So, back to the Lifetime movie. I have a real gift for getting off topic. I found it quite boring. Like the version of The Sound of Music on NBC, no one cares what I think because it did great in the ratings so as far as I know, they're moving ahead with a sequel. On the one hand, I think they could have used more time to develop the story and the characters. On the other hand, they kind of wasted the time they had and I don't think I could have sat through a television series or a miniseries if that was going to be the level of acting and dialogue through the whole thing. The script was kind of painful. As I've said, I haven't read the book so I don't know if the dialogue was lifted straight from the book but it was heavy on the exposition and awkwardness. Yet instead of playing into the feeling that "there is clearly something wrong with people who talk like this" with camp and crazy eyes, the actors seemed determined to be as naturalistic and flat as humanly possible. There were very few moments with genuine emotion, or even some emotion in the entire film. I thought the grandmother did the best job. Cathy had a handful of moments because the amount of time she spent on screen demanded that she show emotion at least once or twice but she seemed determined to talk in this flat monotone without any inflection for most of the time and to not show any emotional reactions to accompany the words coming out of her mouth. While I dislike what I call "play" acting which feels very artificial outside of any other medium than a play, I found myself missing the style of acting of Joan Crawford or Katharine Hepburn and many of their contemporaries. There used to be a crop of actresses who were so captivating to watch because of all their little microexpressions. It was as if they were acting every single line of dialogue. And yes, occasionally there were crazy eyes.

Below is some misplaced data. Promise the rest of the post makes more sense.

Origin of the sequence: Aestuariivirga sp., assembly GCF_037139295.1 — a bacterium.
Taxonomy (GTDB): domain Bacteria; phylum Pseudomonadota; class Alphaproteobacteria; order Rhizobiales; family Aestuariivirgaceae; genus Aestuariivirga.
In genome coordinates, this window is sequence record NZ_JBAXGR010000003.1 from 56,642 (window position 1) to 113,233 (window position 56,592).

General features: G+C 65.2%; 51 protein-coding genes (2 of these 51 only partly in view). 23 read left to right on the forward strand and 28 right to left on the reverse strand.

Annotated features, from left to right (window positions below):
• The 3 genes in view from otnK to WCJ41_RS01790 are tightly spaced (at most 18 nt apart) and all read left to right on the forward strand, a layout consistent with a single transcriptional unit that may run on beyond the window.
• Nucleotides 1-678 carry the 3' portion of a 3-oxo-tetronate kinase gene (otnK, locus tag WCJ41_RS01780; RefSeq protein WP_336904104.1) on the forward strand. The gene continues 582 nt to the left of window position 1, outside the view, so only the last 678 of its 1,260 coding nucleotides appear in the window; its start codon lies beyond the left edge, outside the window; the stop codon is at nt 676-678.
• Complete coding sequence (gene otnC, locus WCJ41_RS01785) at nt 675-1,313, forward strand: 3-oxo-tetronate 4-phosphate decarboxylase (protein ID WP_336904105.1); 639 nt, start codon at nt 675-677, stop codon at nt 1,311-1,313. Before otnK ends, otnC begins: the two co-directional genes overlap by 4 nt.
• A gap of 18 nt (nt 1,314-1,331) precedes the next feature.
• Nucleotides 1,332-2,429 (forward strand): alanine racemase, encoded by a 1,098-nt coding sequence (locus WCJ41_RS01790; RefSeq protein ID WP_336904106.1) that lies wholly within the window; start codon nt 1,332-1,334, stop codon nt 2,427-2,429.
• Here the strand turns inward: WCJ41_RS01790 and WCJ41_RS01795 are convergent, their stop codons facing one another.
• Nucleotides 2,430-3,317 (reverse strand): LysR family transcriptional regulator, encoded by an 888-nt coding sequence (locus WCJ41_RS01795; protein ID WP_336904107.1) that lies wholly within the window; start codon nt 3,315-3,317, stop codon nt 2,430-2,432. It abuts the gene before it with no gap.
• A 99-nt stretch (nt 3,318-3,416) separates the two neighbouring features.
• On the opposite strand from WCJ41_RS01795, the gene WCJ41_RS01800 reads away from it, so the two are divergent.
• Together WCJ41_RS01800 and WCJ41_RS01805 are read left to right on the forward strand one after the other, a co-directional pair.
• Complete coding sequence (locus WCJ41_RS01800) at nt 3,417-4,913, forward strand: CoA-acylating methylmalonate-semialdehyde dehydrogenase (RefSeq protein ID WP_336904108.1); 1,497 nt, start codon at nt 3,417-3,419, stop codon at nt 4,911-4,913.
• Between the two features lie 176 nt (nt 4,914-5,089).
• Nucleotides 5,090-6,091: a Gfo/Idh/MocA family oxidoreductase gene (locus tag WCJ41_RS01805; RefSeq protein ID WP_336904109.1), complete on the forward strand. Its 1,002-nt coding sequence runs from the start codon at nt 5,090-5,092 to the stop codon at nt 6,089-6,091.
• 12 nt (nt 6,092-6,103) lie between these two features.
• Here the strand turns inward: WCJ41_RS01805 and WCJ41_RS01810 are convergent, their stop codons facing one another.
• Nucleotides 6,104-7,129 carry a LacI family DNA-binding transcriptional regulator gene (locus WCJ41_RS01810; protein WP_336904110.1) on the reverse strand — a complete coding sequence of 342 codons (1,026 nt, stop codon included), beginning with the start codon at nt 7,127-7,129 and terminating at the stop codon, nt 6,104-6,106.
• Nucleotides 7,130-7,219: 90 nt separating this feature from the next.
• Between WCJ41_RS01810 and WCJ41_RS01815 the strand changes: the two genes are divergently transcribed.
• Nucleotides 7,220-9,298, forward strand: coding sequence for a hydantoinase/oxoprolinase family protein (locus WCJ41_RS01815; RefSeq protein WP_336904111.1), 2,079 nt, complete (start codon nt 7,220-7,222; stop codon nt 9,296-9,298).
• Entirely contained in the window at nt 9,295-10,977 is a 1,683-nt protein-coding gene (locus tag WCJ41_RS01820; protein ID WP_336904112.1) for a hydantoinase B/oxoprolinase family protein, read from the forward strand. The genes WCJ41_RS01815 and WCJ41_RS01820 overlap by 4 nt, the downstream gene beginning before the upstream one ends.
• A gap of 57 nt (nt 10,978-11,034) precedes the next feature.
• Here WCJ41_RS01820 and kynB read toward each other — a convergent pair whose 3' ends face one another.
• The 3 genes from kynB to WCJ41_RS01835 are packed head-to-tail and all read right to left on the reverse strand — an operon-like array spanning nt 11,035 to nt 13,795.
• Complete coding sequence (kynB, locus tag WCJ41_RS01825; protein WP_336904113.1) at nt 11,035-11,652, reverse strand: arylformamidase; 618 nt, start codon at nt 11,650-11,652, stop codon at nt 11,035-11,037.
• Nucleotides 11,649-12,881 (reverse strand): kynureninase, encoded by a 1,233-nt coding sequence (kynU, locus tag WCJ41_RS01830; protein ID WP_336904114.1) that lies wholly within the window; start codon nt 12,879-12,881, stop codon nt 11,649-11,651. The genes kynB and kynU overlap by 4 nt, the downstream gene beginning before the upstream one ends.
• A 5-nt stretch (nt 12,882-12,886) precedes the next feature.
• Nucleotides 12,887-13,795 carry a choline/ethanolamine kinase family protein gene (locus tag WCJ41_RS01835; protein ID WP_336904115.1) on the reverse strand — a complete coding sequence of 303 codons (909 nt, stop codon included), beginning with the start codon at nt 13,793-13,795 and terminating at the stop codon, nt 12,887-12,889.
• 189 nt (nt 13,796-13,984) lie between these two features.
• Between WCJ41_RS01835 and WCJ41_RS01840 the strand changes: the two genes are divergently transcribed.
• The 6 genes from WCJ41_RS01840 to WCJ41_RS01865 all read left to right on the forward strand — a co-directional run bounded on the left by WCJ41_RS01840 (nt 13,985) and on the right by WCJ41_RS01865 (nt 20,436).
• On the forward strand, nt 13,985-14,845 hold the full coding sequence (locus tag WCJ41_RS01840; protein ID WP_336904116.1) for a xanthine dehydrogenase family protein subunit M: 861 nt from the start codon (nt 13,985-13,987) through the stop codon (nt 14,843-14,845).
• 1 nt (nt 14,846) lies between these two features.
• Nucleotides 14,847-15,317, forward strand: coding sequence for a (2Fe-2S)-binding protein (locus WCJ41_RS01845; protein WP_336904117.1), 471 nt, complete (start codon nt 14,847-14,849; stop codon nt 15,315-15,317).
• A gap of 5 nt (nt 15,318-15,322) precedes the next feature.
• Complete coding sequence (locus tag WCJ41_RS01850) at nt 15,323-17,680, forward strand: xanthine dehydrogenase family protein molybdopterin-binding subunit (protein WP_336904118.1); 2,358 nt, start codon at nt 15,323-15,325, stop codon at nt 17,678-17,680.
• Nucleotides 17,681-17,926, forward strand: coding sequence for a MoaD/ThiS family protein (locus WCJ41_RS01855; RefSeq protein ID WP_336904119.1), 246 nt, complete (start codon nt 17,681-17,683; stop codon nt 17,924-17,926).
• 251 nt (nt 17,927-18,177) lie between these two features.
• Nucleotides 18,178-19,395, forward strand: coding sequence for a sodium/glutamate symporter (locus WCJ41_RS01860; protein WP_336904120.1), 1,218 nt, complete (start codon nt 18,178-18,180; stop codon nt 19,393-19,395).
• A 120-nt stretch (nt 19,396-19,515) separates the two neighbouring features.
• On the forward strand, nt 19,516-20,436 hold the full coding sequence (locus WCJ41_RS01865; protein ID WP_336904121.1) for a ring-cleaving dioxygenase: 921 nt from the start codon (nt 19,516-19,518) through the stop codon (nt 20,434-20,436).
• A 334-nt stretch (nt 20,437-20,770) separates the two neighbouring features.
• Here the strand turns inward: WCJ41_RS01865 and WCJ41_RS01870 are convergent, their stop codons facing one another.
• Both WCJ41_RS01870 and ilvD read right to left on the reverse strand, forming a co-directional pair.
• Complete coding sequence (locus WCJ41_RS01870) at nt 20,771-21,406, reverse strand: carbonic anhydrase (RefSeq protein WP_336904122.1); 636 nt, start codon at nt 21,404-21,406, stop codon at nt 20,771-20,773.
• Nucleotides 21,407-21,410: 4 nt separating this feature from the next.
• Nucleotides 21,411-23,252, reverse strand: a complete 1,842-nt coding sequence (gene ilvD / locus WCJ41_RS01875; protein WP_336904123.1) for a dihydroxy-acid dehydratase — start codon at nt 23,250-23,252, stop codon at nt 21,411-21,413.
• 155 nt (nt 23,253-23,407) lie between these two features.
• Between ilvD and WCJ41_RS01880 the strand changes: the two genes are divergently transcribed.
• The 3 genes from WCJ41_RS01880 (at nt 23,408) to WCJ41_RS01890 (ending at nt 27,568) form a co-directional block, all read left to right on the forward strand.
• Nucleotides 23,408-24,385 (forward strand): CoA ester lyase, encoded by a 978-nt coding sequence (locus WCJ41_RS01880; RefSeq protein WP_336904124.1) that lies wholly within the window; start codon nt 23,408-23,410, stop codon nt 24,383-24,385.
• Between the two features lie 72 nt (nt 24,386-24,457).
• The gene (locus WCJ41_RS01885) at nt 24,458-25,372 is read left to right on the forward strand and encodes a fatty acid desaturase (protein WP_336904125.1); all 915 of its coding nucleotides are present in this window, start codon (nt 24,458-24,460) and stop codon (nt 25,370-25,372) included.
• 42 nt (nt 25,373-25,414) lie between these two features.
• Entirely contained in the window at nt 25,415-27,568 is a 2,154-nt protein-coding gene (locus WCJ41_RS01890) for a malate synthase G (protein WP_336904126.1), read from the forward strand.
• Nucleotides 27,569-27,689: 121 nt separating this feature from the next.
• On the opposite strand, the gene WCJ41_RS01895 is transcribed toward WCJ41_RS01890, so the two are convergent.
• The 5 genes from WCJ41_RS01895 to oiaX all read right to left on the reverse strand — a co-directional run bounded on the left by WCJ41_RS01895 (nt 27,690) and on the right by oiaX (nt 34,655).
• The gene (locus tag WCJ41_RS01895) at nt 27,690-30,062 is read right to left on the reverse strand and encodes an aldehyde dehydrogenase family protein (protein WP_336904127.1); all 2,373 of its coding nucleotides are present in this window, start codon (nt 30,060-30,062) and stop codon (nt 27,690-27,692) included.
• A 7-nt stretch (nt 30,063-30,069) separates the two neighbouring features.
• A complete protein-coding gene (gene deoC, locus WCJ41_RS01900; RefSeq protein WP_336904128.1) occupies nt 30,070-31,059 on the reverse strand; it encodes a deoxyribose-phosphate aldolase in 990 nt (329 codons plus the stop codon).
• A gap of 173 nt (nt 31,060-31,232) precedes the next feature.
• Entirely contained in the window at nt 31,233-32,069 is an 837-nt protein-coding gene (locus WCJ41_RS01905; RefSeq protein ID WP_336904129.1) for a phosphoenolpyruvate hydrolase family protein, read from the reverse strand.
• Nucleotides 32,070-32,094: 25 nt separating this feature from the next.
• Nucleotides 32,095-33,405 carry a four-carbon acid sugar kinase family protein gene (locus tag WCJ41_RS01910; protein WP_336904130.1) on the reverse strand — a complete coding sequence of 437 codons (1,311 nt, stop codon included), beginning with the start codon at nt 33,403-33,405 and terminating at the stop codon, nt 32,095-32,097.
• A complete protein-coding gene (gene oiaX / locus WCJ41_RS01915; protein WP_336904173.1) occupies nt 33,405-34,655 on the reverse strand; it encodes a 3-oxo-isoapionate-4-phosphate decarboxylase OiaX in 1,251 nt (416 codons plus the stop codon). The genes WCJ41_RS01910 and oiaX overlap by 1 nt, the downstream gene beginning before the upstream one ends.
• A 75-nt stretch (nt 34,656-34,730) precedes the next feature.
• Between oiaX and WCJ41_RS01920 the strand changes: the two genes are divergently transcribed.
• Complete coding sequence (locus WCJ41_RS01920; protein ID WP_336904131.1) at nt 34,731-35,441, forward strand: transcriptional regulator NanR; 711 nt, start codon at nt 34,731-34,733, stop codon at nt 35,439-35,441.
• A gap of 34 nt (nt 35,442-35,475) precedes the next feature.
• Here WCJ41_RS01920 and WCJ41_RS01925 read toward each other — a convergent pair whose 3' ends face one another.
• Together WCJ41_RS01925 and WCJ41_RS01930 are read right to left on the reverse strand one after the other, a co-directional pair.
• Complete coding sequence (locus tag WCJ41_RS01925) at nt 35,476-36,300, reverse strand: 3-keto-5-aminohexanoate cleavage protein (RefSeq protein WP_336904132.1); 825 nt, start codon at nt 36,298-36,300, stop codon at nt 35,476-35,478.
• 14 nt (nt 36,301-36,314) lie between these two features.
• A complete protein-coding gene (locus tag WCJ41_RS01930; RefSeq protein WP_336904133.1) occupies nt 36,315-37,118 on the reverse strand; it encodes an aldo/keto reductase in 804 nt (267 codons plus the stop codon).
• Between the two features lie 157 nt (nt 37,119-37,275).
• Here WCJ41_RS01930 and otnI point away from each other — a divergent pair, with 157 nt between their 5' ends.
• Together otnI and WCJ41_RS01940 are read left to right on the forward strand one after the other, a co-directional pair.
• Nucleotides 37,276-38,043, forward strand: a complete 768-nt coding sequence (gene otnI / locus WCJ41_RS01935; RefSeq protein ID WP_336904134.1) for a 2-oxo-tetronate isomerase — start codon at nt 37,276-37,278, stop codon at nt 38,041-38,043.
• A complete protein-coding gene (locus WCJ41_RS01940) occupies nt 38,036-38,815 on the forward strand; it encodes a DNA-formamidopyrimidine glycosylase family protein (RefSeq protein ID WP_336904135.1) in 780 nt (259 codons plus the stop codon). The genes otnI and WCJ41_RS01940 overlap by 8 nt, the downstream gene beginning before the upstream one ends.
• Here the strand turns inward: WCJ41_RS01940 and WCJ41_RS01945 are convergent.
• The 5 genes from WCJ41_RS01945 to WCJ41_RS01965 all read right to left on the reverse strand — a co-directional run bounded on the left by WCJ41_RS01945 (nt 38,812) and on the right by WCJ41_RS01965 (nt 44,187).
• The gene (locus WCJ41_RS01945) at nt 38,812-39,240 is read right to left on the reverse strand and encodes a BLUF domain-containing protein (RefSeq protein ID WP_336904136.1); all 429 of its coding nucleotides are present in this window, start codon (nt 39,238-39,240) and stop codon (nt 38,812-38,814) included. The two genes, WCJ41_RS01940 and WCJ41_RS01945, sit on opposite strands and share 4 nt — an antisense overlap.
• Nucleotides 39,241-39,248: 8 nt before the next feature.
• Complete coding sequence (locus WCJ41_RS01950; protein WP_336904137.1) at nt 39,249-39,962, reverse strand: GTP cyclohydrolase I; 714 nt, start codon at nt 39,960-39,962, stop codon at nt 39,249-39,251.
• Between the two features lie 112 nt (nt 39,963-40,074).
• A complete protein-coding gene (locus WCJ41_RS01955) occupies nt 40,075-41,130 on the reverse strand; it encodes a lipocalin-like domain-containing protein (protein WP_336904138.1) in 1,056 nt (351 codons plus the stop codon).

It wasn't an awful movie. I've certainly seen movies that were worse, especially TV movies from Lifetime or ABCFamily or Fox Family or whatever it used to be called. But it just felt so flat. At least there was some nice singing in The Sound of Music even if the production had some issues. But with Flowers in the Attic, it was a struggle to find something interesting. The movie was not filmed in an interesting way. There were boring tracking shots and things that probably could have been filmed in a more compelling way. The acting was flat. It might have helped if Cathy had been just a touch more expressive in the beginning so at least there was some development for her becoming the shut off narrator. Instead, she was just an automaton who could not process human emotion except in these occasional moments when she mimicked what she'd seen real people do. And Heather Graham really should have committed to the crazy. She came the closest in the scene after the party but it would have been nice to see her really go for it. She always felt restrained. She was restrained in the weird moment at the kitchen table where they talked about mothers. She was restrained in the part of the flighty and vapid but seemingly loving mother. And she was restrained when she finally had to play crazy, greedy, and manipulative. With Cathy and Corinne falling so flat it left nothing for you to hang onto in a film that rushed through the plot at such a breakneck speed that there were no emotional stakes and it was like someone reading you the wikipedia entry for two hours.

So, anyway, Lifetime has made a Lizzie Borden movie with Christina Ricci. I've set the DVR to record it but I don't really have the nerves for horror so I may not make it through unless it's campy enough to not be frightening. 

Thursday, January 23, 2014

Where I've Been